The White House Still Won’t Condemn the Minnesota Mosque Attack

3 minute read

Deputy Assistant to the President Sebastian Gorka said Tuesday that the White House will remain silent about the August 5 attack on a Minnesota mosque until the results of the investigation are finalized.

A bomb was thrown through the window of a mosque, the Dar Al Farooq Community Center in Bloomington, Minn. on August 5. No one was injured, but worshipers were in the building when the bomb was thrown. The FBI has taken the lead on the investigation. Although the Department of Homeland Security issued a statement that day stating they were in contact with Minnesota officials and expressing support for people to freely worship their religion, neither Donald Trump nor the White House has issued an official statement.

“When we have some kind of finalized investigation, absolutely,” Gorka said on MSNBC Tuesday when asked about a response. “There’s a great rule; all initial reports are false, you have to check them you have to know who the perpetrators are. We’ve had a series of crimes committed, alleged hate crimes by right-wing individuals that actually turned out to have been propagated by the left. So lets wait and see, lets allow the local authorities to provide their assessment and then the White House will make its comments.”

Trump himself has previously tweeted misleading information about terror attacks when investigations are in their earliest stages, particularly when he believes the perpetrators to be Islamic terrorists. When MSNBC’s Stephanie Ruhle noted to Gorka that the President Trump had weighed in on attacks in London before there was sufficient information, he replied, “sometimes an attack is unequivocally clear for what it is. When somebody shouts “allahu akbar” as they’re stabbing a police officer, its pretty clear its not a case of the mafia robbing a bank, wouldn’t you say so?”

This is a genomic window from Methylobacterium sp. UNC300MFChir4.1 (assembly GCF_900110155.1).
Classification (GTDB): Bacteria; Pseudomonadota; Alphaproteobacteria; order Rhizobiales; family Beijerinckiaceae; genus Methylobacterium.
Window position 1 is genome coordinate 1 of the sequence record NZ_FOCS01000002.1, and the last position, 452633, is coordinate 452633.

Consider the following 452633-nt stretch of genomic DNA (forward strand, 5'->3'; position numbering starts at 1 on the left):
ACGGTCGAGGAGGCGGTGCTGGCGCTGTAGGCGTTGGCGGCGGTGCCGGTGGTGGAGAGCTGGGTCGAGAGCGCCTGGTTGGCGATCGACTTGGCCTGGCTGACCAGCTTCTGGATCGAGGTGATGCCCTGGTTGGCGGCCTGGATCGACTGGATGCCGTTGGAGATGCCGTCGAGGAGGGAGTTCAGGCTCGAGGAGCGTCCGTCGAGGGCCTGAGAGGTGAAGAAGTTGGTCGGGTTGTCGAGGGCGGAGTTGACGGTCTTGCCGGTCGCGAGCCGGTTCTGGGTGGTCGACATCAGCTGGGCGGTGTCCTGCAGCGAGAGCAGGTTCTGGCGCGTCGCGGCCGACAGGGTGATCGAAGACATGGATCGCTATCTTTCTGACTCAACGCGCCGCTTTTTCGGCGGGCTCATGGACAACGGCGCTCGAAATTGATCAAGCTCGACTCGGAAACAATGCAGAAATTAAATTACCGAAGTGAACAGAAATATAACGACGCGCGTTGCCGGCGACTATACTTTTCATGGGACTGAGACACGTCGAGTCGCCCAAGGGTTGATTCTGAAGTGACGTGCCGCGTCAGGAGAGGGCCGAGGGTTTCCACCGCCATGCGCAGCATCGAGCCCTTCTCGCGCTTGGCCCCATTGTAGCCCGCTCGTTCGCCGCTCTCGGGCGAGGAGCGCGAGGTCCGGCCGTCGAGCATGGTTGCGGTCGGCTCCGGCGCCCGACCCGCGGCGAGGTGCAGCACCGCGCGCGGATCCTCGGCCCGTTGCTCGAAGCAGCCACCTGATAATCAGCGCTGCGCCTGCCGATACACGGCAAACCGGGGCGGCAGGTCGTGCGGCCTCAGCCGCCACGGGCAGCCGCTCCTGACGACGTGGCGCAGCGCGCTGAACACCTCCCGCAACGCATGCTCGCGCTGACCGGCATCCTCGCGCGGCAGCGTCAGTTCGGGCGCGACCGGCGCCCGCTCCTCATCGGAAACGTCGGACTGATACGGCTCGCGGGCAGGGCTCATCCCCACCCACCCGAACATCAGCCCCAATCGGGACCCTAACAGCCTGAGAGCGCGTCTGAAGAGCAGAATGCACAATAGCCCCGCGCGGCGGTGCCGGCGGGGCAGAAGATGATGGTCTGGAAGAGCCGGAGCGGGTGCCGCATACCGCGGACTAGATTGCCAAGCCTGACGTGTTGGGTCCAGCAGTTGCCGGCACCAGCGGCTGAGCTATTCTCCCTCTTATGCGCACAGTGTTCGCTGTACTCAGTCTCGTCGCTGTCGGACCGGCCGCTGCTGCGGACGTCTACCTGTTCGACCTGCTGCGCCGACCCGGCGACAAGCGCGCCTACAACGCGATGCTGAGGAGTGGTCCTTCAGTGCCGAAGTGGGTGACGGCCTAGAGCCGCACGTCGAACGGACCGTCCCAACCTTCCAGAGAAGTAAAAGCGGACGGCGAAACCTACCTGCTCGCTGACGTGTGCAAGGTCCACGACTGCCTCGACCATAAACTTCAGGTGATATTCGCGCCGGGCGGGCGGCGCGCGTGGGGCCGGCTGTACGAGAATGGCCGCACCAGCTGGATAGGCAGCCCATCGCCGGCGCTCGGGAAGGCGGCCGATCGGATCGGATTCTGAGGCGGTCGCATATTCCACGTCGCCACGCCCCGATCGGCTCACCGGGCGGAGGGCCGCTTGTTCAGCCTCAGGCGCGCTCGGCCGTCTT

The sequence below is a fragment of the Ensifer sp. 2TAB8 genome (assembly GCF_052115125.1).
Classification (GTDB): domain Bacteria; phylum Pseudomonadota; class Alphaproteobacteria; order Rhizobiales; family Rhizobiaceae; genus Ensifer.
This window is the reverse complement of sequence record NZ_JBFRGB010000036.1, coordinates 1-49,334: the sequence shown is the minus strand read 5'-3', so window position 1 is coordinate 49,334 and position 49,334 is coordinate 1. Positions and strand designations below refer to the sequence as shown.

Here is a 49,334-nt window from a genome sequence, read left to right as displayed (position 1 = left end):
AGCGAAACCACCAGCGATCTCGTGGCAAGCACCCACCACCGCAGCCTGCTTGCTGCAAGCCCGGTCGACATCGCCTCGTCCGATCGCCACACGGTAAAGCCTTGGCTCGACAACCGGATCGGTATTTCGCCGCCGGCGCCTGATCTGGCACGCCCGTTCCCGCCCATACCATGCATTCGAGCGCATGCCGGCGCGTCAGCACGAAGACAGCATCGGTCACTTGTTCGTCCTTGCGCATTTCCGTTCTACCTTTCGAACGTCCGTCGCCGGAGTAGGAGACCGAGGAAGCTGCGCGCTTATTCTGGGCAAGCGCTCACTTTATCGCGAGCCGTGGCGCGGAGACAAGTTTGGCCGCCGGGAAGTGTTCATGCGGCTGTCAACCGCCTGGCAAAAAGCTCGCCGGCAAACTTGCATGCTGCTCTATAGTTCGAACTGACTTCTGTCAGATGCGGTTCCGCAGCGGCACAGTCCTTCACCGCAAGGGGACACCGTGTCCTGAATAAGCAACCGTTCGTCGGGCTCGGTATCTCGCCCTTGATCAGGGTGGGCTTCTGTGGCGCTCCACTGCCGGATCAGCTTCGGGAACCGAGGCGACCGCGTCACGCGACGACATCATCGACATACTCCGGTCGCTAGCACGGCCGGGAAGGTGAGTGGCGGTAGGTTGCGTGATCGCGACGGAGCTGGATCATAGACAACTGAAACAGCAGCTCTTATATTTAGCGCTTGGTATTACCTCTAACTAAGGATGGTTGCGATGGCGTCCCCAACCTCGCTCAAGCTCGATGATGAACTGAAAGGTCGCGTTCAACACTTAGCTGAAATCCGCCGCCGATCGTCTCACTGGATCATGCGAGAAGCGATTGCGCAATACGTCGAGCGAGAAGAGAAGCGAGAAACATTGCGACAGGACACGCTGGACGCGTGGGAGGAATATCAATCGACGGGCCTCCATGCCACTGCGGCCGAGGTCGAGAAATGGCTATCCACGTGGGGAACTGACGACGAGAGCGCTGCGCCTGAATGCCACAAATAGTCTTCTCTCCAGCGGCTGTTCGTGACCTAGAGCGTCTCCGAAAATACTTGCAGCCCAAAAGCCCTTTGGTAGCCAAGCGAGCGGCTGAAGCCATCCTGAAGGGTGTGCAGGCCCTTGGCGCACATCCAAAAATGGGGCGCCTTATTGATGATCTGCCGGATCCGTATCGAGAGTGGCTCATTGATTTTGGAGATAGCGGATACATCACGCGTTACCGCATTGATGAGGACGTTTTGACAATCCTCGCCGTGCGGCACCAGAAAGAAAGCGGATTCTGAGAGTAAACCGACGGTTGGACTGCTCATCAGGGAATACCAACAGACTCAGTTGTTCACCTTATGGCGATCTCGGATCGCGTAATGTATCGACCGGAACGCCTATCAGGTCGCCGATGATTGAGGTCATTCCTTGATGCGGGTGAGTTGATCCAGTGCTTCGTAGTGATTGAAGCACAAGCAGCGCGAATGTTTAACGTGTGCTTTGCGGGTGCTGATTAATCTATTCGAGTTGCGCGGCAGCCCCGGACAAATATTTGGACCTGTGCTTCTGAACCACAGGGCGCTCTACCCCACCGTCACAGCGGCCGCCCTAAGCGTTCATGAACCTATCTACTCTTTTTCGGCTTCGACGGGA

Trump is currently on a 17-day vacation at his golf club in Bedminster Township, N.J., but has sent over 20 tweets so far about a variety of subjects ranging from what he deems unfair media coverage to Connecticut Senator Richard Blumenthal. On Tuesday, he also participated in a briefing on the opioid crisis and weighed in on escalating tensions with North Korea.

“He really needs to speak out against these type of things, because those who support him take his silence as tacit support,” Ibrahim Hooper, the national communications director for the Council on American Islamic Relations told Politico.

When pressed again why he was tweeting about other topics but declining to weigh in on the incident in Minnesota, Gorka said it wasn’t his job to school the President on social media, because Trump had demonstrated his expertise on that medium by winning the election.

“Just hold your horses, count to ten, and the President will do what he deems fit,” he said.



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